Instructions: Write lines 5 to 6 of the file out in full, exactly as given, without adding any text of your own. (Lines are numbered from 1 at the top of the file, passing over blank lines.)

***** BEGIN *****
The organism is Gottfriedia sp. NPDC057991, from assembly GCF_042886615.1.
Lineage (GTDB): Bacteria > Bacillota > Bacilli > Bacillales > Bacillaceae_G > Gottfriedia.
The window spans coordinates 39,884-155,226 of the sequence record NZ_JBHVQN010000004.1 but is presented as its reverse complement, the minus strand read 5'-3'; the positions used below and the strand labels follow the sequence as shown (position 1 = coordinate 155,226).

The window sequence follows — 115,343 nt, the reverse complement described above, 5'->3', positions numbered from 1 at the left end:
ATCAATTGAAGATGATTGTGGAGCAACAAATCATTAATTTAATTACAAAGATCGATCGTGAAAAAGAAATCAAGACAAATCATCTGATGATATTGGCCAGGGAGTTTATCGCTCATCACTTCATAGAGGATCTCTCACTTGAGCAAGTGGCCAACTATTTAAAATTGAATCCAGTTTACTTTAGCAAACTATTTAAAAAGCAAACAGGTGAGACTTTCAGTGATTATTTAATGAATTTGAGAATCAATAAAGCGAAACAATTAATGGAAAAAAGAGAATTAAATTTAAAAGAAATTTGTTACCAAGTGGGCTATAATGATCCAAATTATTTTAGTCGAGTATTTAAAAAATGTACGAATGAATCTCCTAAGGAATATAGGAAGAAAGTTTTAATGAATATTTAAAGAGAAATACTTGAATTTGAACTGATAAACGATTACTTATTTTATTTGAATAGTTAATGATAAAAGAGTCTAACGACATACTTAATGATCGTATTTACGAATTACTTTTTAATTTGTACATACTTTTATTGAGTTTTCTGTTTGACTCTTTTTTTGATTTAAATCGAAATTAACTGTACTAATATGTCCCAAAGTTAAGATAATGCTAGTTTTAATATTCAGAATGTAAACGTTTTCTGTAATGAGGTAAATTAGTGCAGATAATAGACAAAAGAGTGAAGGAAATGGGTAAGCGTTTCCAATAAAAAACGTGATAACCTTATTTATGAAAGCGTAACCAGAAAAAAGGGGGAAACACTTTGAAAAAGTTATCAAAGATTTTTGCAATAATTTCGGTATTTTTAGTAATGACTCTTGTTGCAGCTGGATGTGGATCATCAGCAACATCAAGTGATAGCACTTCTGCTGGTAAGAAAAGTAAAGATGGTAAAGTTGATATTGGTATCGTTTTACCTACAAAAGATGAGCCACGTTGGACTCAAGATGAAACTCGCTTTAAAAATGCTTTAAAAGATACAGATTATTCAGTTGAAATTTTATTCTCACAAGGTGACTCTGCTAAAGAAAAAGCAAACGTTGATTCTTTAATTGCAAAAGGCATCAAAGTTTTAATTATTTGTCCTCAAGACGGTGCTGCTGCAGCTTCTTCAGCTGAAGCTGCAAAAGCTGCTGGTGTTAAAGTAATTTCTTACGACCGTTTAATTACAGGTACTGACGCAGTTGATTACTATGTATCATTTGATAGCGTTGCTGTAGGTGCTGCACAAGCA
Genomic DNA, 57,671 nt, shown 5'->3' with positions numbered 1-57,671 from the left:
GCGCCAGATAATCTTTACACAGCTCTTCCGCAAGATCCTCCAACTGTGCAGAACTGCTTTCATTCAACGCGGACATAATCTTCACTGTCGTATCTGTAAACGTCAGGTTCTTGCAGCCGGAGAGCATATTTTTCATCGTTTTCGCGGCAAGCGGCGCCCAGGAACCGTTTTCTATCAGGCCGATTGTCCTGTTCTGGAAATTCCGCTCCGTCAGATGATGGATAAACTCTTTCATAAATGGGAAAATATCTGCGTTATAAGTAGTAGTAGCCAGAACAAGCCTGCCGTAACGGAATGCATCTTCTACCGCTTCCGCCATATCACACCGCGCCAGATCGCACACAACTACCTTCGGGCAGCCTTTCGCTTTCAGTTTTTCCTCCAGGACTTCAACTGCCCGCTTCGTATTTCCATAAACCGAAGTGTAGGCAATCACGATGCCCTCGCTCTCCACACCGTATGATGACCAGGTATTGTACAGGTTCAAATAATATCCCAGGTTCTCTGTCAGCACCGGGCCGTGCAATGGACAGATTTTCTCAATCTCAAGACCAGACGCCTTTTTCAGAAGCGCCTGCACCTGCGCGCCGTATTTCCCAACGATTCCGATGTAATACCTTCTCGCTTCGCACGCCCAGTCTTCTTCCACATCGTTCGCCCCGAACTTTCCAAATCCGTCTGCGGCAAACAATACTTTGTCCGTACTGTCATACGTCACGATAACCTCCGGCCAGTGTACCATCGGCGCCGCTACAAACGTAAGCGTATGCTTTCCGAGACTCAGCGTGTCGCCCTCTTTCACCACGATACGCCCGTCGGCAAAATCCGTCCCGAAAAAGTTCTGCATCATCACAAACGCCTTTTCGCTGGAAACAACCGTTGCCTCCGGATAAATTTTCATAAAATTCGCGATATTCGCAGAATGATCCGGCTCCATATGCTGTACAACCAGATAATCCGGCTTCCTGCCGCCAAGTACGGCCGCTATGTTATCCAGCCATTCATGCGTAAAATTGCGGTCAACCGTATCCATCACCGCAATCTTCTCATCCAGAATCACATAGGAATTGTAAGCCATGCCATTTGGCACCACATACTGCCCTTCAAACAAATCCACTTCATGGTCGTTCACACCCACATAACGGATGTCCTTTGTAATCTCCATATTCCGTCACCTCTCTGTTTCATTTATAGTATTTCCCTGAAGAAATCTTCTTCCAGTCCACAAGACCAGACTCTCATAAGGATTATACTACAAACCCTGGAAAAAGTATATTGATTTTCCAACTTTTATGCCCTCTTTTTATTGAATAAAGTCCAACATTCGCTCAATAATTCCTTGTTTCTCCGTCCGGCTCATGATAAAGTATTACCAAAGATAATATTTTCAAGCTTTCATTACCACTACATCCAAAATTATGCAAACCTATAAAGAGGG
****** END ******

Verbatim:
ATCAATTGAAGATGATTGTGGAGCAACAAATCATTAATTTAATTACAAAGATCGATCGTGAAAAAGAAATCAAGACAAATCATCTGATGATATTGGCCAGGGAGTTTATCGCTCATCACTTCATAGAGGATCTCTCACTTGAGCAAGTGGCCAACTATTTAAAATTGAATCCAGTTTACTTTAGCAAACTATTTAAAAAGCAAACAGGTGAGACTTTCAGTGATTATTTAATGAATTTGAGAATCAATAAAGCGAAACAATTAATGGAAAAAAGAGAATTAAATTTAAAAGAAATTTGTTACCAAGTGGGCTATAATGATCCAAATTATTTTAGTCGAGTATTTAAAAAATGTACGAATGAATCTCCTAAGGAATATAGGAAGAAAGTTTTAATGAATATTTAAAGAGAAATACTTGAATTTGAACTGATAAACGATTACTTATTTTATTTGAATAGTTAATGATAAAAGAGTCTAACGACATACTTAATGATCGTATTTACGAATTACTTTTTAATTTGTACATACTTTTATTGAGTTTTCTGTTTGACTCTTTTTTTGATTTAAATCGAAATTAACTGTACTAATATGTCCCAAAGTTAAGATAATGCTAGTTTTAATATTCAGAATGTAAACGTTTTCTGTAATGAGGTAAATTAGTGCAGATAATAGACAAAAGAGTGAAGGAAATGGGTAAGCGTTTCCAATAAAAAACGTGATAACCTTATTTATGAAAGCGTAACCAGAAAAAAGGGGGAAACACTTTGAAAAAGTTATCAAAGATTTTTGCAATAATTTCGGTATTTTTAGTAATGACTCTTGTTGCAGCTGGATGTGGATCATCAGCAACATCAAGTGATAGCACTTCTGCTGGTAAGAAAAGTAAAGATGGTAAAGTTGATATTGGTATCGTTTTACCTACAAAAGATGAGCCACGTTGGACTCAAGATGAAACTCGCTTTAAAAATGCTTTAAAAGATACAGATTATTCAGTTGAAATTTTATTCTCACAAGGTGACTCTGCTAAAGAAAAAGCAAACGTTGATTCTTTAATTGCAAAAGGCATCAAAGTTTTAATTATTTGTCCTCAAGACGGTGCTGCTGCAGCTTCTTCAGCTGAAGCTGCAAAAGCTGCTGGTGTTAAAGTAATTTCTTACGACCGTTTAATTACAGGTACTGACGCAGTTGATTACTATGTATCATTTGATAGCGTTGCTGTAGGTGCTGCACAAGCA
Genomic DNA, 57,671 nt, shown 5'->3' with positions numbered 1-57,671 from the left: